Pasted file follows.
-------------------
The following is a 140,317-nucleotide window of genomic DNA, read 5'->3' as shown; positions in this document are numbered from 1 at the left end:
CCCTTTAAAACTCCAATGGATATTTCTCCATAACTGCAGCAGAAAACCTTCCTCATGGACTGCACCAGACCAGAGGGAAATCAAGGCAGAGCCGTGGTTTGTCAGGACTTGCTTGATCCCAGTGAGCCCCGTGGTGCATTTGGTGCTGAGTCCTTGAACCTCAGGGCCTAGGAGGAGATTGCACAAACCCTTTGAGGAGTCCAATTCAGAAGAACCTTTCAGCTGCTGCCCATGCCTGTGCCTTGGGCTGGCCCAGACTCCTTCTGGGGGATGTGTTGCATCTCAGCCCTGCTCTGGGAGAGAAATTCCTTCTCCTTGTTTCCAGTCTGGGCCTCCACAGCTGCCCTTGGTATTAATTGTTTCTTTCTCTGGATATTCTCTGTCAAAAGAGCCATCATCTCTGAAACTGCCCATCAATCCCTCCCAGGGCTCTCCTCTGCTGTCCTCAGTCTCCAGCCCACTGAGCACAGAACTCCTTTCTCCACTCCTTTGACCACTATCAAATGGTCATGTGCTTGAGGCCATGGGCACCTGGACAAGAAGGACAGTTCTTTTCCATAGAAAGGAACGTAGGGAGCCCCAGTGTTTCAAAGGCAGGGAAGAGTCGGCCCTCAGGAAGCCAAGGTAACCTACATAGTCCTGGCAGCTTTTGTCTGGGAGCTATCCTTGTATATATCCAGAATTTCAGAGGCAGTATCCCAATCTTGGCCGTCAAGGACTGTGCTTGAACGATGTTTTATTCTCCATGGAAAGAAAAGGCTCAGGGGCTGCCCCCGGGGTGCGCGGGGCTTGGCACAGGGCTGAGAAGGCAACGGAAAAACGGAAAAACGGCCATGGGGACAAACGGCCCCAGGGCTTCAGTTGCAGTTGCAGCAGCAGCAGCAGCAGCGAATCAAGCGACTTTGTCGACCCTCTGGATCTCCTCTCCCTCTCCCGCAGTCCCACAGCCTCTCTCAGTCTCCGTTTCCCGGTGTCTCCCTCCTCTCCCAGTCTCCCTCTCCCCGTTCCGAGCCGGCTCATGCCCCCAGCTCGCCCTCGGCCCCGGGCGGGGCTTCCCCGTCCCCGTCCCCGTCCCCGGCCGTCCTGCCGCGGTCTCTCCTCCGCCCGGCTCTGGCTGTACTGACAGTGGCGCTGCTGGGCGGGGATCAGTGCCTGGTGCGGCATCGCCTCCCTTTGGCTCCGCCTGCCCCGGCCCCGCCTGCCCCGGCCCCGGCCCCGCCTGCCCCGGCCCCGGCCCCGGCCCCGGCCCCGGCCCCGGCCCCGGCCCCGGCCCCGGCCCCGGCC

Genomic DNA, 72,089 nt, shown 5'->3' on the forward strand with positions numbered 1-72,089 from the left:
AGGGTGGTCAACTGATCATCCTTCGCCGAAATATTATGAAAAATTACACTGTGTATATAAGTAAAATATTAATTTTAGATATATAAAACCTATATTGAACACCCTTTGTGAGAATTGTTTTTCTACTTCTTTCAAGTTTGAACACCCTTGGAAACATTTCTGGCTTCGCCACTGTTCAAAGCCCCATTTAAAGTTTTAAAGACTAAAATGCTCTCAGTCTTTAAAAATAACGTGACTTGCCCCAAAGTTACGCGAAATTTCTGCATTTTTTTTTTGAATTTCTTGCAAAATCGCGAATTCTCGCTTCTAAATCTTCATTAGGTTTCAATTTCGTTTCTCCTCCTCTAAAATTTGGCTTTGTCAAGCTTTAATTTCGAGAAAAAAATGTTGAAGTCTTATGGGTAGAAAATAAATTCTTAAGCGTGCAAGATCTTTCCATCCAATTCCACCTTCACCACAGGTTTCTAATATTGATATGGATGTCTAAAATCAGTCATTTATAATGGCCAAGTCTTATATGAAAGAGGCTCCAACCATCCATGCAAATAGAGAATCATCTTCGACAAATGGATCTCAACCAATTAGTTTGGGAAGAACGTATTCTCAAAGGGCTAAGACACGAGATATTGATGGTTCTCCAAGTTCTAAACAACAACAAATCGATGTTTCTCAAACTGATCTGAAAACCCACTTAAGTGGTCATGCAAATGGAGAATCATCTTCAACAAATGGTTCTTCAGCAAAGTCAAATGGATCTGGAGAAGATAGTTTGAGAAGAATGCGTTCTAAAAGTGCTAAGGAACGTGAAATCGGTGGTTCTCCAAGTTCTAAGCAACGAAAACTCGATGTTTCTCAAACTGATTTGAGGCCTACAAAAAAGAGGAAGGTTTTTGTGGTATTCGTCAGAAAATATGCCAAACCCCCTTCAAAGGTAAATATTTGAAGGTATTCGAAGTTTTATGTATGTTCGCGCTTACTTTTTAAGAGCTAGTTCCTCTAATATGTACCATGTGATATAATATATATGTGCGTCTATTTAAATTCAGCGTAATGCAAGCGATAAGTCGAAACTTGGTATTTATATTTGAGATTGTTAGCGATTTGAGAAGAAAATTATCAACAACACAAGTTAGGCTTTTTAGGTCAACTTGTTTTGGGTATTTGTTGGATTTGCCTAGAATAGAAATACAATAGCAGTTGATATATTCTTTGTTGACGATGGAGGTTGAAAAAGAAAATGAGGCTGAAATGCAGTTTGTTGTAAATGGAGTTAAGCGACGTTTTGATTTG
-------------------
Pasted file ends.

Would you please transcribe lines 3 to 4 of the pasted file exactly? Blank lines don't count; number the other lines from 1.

Genomic DNA, 72,089 nt, shown 5'->3' on the forward strand with positions numbered 1-72,089 from the left:
AGGGTGGTCAACTGATCATCCTTCGCCGAAATATTATGAAAAATTACACTGTGTATATAAGTAAAATATTAATTTTAGATATATAAAACCTATATTGAACACCCTTTGTGAGAATTGTTTTTCTACTTCTTTCAAGTTTGAACACCCTTGGAAACATTTCTGGCTTCGCCACTGTTCAAAGCCCCATTTAAAGTTTTAAAGACTAAAATGCTCTCAGTCTTTAAAAATAACGTGACTTGCCCCAAAGTTACGCGAAATTTCTGCATTTTTTTTTTGAATTTCTTGCAAAATCGCGAATTCTCGCTTCTAAATCTTCATTAGGTTTCAATTTCGTTTCTCCTCCTCTAAAATTTGGCTTTGTCAAGCTTTAATTTCGAGAAAAAAATGTTGAAGTCTTATGGGTAGAAAATAAATTCTTAAGCGTGCAAGATCTTTCCATCCAATTCCACCTTCACCACAGGTTTCTAATATTGATATGGATGTCTAAAATCAGTCATTTATAATGGCCAAGTCTTATATGAAAGAGGCTCCAACCATCCATGCAAATAGAGAATCATCTTCGACAAATGGATCTCAACCAATTAGTTTGGGAAGAACGTATTCTCAAAGGGCTAAGACACGAGATATTGATGGTTCTCCAAGTTCTAAACAACAACAAATCGATGTTTCTCAAACTGATCTGAAAACCCACTTAAGTGGTCATGCAAATGGAGAATCATCTTCAACAAATGGTTCTTCAGCAAAGTCAAATGGATCTGGAGAAGATAGTTTGAGAAGAATGCGTTCTAAAAGTGCTAAGGAACGTGAAATCGGTGGTTCTCCAAGTTCTAAGCAACGAAAACTCGATGTTTCTCAAACTGATTTGAGGCCTACAAAAAAGAGGAAGGTTTTTGTGGTATTCGTCAGAAAATATGCCAAACCCCCTTCAAAGGTAAATATTTGAAGGTATTCGAAGTTTTATGTATGTTCGCGCTTACTTTTTAAGAGCTAGTTCCTCTAATATGTACCATGTGATATAATATATATGTGCGTCTATTTAAATTCAGCGTAATGCAAGCGATAAGTCGAAACTTGGTATTTATATTTGAGATTGTTAGCGATTTGAGAAGAAAATTATCAACAACACAAGTTAGGCTTTTTAGGTCAACTTGTTTTGGGTATTTGTTGGATTTGCCTAGAATAGAAATACAATAGCAGTTGATATATTCTTTGTTGACGATGGAGGTTGAAAAAGAAAATGAGGCTGAAATGCAGTTTGTTGTAAATGGAGTTAAGCGACGTTTTGATTTG